The CDC released statistics today showing that 80% of Americans aged 12 and over have Depression. The rates of depression are higher in women and baby boomers as well as African-Americans.
As a primary health care practitioner, these numbers don’t surprise me. This is something that I see absolutely every day in my practice. And just like the statistics, it is often women who are 40 and over.
While many women do come in to discuss their depression, there is still a significant amount of people that do not seek assistance from their providers. There is still a stigma, even in 2008, but depression means you’re mentally ill. While I had assumed that that myth was put to rest years ago, the study shows that it hasn’t.
Depression isn’t something that you can just pull yourself out of, it isn’t a character flaw, and it doesn’t mean that you’re crazy. It is a biochemical disorder affecting the brain’s neurotransmitters as far as we know it today. It affects almost every aspect of health and well being.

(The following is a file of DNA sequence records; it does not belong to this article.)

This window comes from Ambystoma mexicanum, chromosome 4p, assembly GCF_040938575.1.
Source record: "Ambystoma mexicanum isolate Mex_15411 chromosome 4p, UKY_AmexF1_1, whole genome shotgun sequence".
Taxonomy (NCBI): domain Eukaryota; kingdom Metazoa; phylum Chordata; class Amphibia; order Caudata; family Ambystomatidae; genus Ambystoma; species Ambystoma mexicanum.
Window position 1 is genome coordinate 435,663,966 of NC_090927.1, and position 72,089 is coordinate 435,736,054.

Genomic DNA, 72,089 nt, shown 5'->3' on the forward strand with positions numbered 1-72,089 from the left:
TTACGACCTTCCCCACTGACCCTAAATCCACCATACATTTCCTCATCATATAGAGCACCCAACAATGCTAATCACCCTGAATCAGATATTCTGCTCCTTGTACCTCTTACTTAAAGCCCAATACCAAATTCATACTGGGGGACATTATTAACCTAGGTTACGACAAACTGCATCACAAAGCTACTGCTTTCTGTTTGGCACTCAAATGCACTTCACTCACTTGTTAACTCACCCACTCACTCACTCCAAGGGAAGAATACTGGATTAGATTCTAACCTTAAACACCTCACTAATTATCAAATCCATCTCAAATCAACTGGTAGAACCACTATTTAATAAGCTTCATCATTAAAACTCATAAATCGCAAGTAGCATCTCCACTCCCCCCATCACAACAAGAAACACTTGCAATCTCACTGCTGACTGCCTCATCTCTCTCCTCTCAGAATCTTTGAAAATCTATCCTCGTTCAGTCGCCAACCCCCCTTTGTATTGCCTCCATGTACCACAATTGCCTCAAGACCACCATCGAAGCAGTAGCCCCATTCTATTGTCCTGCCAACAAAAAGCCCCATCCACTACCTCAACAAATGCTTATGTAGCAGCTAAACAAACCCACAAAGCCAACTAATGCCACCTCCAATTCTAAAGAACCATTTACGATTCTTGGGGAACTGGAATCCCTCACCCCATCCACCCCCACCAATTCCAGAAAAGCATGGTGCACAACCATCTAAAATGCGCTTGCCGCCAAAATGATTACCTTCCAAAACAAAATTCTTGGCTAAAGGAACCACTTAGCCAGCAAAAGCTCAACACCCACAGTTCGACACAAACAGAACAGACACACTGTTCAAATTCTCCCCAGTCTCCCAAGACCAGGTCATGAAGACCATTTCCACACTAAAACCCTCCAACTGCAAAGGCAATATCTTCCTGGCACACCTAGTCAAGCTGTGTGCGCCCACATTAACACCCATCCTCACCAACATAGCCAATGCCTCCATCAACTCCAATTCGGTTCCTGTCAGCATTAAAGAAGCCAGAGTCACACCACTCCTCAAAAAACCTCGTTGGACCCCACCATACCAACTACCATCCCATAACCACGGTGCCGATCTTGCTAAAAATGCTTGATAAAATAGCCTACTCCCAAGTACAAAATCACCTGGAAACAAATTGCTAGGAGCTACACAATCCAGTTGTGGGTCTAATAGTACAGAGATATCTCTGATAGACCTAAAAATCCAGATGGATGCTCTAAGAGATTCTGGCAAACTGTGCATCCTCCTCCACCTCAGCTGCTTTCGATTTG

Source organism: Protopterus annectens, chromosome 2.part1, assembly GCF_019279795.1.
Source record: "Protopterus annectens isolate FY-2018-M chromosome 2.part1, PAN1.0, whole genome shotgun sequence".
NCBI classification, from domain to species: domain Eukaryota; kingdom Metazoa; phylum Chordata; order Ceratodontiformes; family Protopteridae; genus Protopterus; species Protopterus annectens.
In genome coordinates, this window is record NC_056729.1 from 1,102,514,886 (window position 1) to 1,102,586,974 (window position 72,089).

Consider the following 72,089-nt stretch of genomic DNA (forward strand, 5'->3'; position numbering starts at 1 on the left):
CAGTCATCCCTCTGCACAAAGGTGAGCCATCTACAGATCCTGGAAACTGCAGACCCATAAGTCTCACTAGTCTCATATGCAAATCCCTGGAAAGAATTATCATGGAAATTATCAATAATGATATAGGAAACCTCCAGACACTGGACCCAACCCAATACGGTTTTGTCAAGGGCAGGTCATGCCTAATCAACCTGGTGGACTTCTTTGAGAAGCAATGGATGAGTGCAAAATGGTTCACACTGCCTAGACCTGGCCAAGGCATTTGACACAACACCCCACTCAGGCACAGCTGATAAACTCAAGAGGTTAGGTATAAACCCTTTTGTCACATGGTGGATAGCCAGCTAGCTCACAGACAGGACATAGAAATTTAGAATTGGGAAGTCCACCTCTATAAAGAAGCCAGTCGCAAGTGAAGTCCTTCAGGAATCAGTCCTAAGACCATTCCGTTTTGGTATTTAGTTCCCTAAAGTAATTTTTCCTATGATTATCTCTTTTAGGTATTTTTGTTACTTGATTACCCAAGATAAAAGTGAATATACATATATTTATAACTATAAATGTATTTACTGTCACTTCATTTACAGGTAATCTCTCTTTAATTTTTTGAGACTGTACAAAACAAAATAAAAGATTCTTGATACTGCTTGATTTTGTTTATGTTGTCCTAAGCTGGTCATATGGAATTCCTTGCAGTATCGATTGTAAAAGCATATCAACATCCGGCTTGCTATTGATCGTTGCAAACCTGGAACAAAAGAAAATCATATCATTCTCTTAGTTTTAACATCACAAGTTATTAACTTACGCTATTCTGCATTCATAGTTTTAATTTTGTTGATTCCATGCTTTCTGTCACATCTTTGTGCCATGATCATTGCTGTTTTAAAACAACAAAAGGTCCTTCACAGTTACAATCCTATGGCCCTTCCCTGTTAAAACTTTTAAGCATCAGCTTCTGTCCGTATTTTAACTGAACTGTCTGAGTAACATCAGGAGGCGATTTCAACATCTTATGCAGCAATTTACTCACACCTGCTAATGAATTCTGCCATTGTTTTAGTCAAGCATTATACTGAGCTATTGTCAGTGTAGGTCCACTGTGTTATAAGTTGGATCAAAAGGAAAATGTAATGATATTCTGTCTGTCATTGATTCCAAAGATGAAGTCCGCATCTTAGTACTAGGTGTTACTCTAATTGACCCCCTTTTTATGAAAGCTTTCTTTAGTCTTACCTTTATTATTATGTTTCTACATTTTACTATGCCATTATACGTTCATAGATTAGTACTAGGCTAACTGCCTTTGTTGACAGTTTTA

There are many Depression rating scale’s available online – postpartum depression scales, geriatric depression scales, the Hamilton Rating Scale, the Zung Self Rating Depression Scale and others. One can easily search for these scales by entering “depression scale” into your favorite search engine.
Depression is treatable; you just have to see your provider.